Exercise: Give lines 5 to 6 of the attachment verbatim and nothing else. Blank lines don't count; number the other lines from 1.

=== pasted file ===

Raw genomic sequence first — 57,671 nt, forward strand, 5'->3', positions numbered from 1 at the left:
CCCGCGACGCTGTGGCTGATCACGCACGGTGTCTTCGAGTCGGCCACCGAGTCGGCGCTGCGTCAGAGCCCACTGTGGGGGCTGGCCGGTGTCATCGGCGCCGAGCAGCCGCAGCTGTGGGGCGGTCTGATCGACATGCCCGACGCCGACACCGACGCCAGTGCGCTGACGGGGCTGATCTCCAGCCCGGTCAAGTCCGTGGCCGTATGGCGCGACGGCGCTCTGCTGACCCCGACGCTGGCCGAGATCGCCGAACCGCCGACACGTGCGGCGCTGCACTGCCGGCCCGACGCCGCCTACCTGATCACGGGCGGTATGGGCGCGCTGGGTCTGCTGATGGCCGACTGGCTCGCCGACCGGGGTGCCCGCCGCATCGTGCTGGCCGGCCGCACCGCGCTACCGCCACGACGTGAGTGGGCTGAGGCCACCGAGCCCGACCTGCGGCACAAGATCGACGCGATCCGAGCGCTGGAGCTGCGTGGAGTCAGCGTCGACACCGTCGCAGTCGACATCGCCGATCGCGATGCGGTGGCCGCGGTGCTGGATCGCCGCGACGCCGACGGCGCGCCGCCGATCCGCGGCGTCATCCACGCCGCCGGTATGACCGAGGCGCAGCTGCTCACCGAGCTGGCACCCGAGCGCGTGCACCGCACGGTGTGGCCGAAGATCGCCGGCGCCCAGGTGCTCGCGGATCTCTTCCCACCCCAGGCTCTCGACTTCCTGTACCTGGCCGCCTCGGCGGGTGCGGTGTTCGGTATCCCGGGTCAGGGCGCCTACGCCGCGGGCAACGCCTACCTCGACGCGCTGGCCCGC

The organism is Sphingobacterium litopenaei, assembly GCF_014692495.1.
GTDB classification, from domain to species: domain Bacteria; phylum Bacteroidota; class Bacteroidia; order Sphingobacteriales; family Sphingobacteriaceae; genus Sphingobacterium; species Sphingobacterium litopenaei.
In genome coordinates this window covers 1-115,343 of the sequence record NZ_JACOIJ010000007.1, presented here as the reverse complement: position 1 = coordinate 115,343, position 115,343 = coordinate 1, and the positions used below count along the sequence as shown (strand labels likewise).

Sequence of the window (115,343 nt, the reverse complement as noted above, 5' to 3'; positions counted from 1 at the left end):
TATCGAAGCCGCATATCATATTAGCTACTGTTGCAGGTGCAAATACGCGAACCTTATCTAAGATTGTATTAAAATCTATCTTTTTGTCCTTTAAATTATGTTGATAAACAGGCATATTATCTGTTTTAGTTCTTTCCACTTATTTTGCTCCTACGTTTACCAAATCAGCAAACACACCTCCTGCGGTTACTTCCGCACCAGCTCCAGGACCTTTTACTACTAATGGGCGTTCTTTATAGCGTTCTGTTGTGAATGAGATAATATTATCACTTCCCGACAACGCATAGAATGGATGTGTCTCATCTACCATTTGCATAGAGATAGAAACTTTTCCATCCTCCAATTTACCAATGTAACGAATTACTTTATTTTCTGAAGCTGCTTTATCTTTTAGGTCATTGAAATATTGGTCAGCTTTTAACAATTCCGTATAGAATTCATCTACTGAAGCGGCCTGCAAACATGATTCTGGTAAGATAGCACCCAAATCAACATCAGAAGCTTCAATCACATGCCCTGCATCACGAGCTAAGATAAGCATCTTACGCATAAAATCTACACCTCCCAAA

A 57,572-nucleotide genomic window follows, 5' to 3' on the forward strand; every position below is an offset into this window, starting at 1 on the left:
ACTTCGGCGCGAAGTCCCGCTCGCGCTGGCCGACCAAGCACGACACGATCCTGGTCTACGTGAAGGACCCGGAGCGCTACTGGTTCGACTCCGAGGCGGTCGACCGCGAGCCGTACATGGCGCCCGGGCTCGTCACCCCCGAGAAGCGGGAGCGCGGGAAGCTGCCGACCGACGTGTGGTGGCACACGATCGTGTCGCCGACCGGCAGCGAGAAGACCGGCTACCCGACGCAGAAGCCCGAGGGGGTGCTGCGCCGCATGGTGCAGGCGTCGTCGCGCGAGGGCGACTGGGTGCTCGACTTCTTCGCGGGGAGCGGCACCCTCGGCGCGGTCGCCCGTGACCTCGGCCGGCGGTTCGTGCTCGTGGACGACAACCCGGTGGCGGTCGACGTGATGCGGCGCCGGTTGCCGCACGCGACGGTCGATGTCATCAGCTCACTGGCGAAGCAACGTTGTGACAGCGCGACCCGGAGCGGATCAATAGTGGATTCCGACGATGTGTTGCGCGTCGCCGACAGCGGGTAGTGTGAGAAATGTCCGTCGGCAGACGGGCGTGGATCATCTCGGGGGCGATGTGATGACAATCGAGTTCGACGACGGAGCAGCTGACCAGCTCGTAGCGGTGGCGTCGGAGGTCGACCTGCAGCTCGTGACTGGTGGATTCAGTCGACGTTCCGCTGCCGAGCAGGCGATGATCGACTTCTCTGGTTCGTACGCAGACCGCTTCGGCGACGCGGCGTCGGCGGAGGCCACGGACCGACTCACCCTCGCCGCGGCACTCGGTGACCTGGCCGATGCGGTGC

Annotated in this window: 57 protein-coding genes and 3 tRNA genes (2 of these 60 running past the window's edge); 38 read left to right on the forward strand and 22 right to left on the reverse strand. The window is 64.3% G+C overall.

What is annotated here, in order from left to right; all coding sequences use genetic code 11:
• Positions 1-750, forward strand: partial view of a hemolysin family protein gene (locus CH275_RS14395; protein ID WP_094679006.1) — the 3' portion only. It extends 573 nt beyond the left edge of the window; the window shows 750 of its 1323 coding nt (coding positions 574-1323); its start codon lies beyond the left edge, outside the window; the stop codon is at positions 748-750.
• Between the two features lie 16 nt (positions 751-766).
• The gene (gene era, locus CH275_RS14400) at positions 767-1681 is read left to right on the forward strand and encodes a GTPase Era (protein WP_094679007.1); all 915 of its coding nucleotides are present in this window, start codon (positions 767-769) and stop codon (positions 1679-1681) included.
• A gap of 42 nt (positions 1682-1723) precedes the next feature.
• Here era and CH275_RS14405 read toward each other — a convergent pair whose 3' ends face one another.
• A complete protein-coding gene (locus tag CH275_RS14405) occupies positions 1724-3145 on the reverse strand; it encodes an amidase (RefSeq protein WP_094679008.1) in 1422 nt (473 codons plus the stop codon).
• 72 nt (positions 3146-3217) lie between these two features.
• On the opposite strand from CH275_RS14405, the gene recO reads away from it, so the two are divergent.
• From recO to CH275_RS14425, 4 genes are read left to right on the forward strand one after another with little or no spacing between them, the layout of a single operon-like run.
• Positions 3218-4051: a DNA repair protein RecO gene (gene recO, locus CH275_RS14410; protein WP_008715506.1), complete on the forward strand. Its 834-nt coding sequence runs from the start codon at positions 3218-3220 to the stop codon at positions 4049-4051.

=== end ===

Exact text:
In genome coordinates this window covers 1-115,343 of the sequence record NZ_JACOIJ010000007.1, presented here as the reverse complement: position 1 = coordinate 115,343, position 115,343 = coordinate 1, and the positions used below count along the sequence as shown (strand labels likewise).

Sequence of the window (115,343 nt, the reverse complement as noted above, 5' to 3'; positions counted from 1 at the left end):